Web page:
The price of this market report covers 4 quarterly reports on this sector. This quarterly report will be downloadable instantly as a PDF document, with the 3 remaining reports delivered at regular intervals throughout the year.
We see the governments major infrastructure expansion programme - which will involve the construction of new ports, railways and power infrastructure - as not only positive for overall economic development, but also as presenting new opportunities for sponsors and engineering, procurement and construction (EPC) contractors with the expertise to undertake the major projects. Nascent oil and gas upstream activity will drive new ventures in auxiliary infrastructure, including gas pipelines, and facilitate the economic viability of gas power plants. However, regulatory risks and the prohibitive cost of the projects remain the greatest obstacles. Opposition to projects on environmental grounds will also delay implementation.Key developments include
• Reinforcing our view that infrastructure will be a priority public policy area, the governments budget for 2011/2012 places strong emphasis on development expenditure, with part of the TZS13.52trn (US$8.6bn) budget earmarked for infrastructure investment. However, BMIs Africa country risk team highlights that the budget remains reliant on loans and grants from foreign entities, thus limiting the scope for full implementation.
• Huge gas deposits have been found in Tanzania. According to the Citizen, the country is expected to receive an FDI of around $7bn from just one company: Ophir Energy and its partners British Gas. Other multinational companies such as Petrobras and Statoil are involved in drilling programmes in 2012.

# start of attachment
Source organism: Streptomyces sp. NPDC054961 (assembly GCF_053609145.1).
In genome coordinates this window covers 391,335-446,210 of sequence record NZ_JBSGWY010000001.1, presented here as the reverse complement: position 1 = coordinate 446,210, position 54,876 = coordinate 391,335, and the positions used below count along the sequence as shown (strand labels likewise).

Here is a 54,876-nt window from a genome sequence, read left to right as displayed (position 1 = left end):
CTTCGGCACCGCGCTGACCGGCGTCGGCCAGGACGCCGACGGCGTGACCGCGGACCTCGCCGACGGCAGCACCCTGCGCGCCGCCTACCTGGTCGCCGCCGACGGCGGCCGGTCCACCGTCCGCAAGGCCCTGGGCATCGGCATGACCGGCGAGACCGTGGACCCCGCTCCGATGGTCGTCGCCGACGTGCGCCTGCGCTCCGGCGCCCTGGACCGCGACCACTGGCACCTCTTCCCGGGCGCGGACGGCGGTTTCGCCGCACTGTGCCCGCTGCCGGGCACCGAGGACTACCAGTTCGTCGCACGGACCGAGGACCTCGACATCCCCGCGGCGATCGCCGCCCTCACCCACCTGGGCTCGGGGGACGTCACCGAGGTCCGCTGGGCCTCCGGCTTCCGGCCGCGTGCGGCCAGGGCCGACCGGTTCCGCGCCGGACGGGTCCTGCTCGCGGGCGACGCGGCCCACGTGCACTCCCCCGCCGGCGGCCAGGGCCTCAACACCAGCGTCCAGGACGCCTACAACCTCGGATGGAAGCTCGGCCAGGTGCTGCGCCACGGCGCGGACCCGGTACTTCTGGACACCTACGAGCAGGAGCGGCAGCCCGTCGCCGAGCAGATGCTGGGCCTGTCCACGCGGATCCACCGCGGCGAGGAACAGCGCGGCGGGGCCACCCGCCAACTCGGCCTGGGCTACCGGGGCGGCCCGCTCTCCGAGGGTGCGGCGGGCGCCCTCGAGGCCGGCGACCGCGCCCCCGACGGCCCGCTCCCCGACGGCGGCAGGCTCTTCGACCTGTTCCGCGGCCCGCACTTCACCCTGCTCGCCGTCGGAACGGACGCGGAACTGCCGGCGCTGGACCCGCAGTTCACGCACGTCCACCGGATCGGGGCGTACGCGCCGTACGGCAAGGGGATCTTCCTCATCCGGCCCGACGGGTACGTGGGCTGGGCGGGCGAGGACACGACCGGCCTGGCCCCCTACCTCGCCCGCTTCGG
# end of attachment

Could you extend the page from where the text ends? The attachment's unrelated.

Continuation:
• Tanzania and Uganda have revealed plans for a US$2.7bn joint venture (JV) to develop a railway line and ports on Lake Victoria. The new 800km railway will link a deep water port at Mwambani Bay in Tanga with Musoma Port at Lake Victoria. In parallel, Tanzania, Rwanda and Burundi are planning to invest US$3.5bn in upgrading an existing rail line in Tanzania between Dar es Salaam and Isaka. Work will also include the construction of a new 1,651km railway from Isaka to Kigali, in Rwanda, and Keza to Gitega and Musongati in Burundi.
• The Tanzania Airports Authority (TAA) has announced that it is to construct a new terminal at Julius Nyerere International Airport in Dar es Salaam, reports airport-technology.com. A feasibility study was undertaken in 2010, and the TAA will now begin a tendering process for the design and construction of the terminal. Eight companies have already expressed an interest and the project will be financed through a Public-Private Partnership (PPP) initiative.
• The Tanzanian Government and Export-Import Bank of China are negotiating the financing of the US$700mn Mnazi Bay gas-for-electricity project in southern Tanzania. The realisation of the Mnazi Bay project is of strategic importance to the country, which is suffering from acute power shortages.
Click for Report details:Tanzania Infrastructure Report Q2 2012